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Showing posts from April, 2015

Responsive Design and Surveys with Short Time Frames

Another interesting question that I had during the webinar that I recently gave concerned responsive design and surveys with short time frames. I have to say, I mostly work on surveys with relatively long time frames. The shortest data collection that I have worked on in the last few years is about one month.

That's not to say that I think responsive design is not relevant for surveys with short field periods. I think it is. If anything, following the prescribed regimen may be more important. A key aspect of responsive design, in my mind, is that the process is pre-planned. The indicators that are monitored, the decision rules for implementing interventions, the interventions, all have to be pre-planned. In a short survey, this is particularly important as their isn't time for developing ad hoc solutions.

In a former life, I worked on surveys that had field periods of a day or two. In those studies, there wouldn't have been time to meet, discuss, and decide. Given the short …

Responsive Design and Quota Sampling

I conducted a webinar on responsive design this week. I had several interesting questions. One of these was a question about responsive design and quota sampling.  The question was whether these two approaches are, in fact, different?

Of course, there are similarities in that the response process is being controlled -- somewhat -- by the researchers. And this may lead to "allocating" nonresponse to some groups over others. For example, if some group is responding at higher rates, we might allocate resources to the lower responding group. Quota sampling will stop data collection for groups that have reached their quota.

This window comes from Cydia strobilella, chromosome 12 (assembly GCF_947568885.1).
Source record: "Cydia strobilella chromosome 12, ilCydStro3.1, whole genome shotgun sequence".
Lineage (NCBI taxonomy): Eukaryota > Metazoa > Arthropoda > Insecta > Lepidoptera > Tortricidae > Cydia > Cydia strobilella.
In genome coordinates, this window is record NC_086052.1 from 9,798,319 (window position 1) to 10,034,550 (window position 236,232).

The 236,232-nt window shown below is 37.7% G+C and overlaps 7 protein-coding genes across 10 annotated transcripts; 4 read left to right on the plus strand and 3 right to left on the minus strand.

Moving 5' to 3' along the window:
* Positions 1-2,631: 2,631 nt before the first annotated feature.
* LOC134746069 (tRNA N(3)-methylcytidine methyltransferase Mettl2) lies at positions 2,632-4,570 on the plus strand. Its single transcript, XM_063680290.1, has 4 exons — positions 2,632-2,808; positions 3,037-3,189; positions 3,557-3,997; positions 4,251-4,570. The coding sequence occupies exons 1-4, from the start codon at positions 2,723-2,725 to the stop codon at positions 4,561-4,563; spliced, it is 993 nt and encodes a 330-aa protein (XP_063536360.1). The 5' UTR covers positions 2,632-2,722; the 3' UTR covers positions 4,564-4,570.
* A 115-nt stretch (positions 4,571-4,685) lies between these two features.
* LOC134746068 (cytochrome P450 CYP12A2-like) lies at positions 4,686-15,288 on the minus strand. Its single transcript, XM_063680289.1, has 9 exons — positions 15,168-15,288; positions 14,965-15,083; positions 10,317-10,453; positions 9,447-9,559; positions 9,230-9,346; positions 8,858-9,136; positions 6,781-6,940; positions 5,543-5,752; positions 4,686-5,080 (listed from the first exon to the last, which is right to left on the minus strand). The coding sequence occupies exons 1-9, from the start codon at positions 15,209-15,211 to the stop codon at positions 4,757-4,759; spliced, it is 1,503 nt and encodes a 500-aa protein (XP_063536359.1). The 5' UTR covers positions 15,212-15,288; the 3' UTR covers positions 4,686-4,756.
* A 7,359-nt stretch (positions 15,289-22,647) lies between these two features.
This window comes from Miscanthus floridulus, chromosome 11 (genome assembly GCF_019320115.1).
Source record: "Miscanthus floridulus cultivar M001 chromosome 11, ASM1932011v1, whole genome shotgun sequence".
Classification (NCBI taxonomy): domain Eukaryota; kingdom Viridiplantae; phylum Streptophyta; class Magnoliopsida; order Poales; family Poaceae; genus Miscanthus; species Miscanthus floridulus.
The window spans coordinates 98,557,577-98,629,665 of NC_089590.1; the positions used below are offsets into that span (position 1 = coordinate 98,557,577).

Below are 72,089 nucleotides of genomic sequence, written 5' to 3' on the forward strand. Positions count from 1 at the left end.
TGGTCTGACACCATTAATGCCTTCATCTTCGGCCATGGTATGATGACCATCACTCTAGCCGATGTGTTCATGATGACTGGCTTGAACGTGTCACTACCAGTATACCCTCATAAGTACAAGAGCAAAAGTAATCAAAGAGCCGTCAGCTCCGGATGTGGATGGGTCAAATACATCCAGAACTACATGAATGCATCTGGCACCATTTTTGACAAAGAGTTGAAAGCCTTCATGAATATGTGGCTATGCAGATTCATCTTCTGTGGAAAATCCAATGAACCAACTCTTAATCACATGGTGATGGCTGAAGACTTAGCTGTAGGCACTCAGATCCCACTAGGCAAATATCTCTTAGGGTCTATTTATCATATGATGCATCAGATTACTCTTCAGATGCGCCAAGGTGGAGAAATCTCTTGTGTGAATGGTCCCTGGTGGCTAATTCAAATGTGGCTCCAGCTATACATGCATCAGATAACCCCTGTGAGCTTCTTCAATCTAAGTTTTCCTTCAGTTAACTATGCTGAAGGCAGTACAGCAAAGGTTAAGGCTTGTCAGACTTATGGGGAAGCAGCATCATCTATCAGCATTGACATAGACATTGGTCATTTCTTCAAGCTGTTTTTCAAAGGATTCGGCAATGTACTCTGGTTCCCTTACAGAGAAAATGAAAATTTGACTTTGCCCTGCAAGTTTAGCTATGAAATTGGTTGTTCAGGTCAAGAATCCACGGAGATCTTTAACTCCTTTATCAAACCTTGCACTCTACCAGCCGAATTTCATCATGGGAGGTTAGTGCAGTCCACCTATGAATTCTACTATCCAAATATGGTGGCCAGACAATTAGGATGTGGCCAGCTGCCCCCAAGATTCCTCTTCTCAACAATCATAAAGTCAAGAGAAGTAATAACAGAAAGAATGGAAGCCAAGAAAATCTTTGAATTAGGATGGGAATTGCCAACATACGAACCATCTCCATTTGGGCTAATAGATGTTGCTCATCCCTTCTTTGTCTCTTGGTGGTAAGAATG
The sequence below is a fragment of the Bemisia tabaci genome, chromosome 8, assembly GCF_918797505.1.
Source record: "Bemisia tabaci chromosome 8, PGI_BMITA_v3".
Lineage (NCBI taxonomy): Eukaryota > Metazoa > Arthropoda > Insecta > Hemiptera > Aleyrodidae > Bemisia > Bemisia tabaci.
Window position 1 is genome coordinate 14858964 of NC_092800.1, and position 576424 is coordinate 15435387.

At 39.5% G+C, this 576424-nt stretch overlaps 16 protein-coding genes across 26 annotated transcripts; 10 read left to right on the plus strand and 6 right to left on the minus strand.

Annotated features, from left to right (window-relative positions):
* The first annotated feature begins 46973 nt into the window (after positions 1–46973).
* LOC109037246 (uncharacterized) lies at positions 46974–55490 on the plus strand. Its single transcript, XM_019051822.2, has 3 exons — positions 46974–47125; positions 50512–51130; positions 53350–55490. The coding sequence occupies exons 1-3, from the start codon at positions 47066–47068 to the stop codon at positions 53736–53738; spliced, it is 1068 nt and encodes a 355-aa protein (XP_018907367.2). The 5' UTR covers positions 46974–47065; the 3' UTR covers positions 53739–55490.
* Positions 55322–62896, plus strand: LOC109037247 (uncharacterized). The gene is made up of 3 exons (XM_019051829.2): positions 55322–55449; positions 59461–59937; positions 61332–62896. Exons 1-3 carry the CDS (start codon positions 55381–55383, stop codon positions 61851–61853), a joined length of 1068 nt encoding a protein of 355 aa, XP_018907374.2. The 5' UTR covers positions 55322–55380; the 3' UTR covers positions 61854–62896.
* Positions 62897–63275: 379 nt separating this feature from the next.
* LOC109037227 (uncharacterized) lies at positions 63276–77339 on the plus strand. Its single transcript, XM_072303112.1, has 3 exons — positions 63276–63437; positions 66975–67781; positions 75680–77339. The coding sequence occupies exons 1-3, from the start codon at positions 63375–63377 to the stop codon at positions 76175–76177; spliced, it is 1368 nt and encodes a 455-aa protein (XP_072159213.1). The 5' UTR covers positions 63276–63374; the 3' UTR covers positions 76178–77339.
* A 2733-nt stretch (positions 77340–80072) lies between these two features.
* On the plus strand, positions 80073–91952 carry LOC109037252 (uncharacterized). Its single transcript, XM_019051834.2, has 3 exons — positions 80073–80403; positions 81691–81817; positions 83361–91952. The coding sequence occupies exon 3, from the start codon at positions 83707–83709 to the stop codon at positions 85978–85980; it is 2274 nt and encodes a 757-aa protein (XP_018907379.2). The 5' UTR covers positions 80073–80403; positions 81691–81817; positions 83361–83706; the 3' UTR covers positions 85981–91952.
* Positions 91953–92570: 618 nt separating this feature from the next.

There are differences, however. Responsive design attempts to provide balanced response, but doesn't necessarily force that to happen. Further, responsive design is attempting to control the data collection process using a variety of approaches. Quota sampling only has one approach -- stop when the quota is full. 

I do worry that there may be a convergence…

Responsive Design Definition

I've been getting ready to give a webinar on responsive design. I enjoy getting ready for this kind of talk as it gives me an opportunity to think about definitions and concepts. A few years ago, Mick Couper and I had a paper on "responsive vs adaptive" design. My thinking hasn't evolved much since that paper.

In preparing the talk, I thought it might be helpful to define responsive design by contrast with ... that which is not responsive design. The contrasts were 1) pre-specified designs, and 2) ad hoc designs.

The first category is a design where a pre-specified design is implemented and the results are pretty much as predicted. I personally haven't worked on many surveys like that, but I'm not yet ready to call it a "straw man."

The second category is an approach I have seen in action. I sometimes call this approach "shooting from the hip." This is the situation where we start with a pre-specified design, but when it goes off the rail…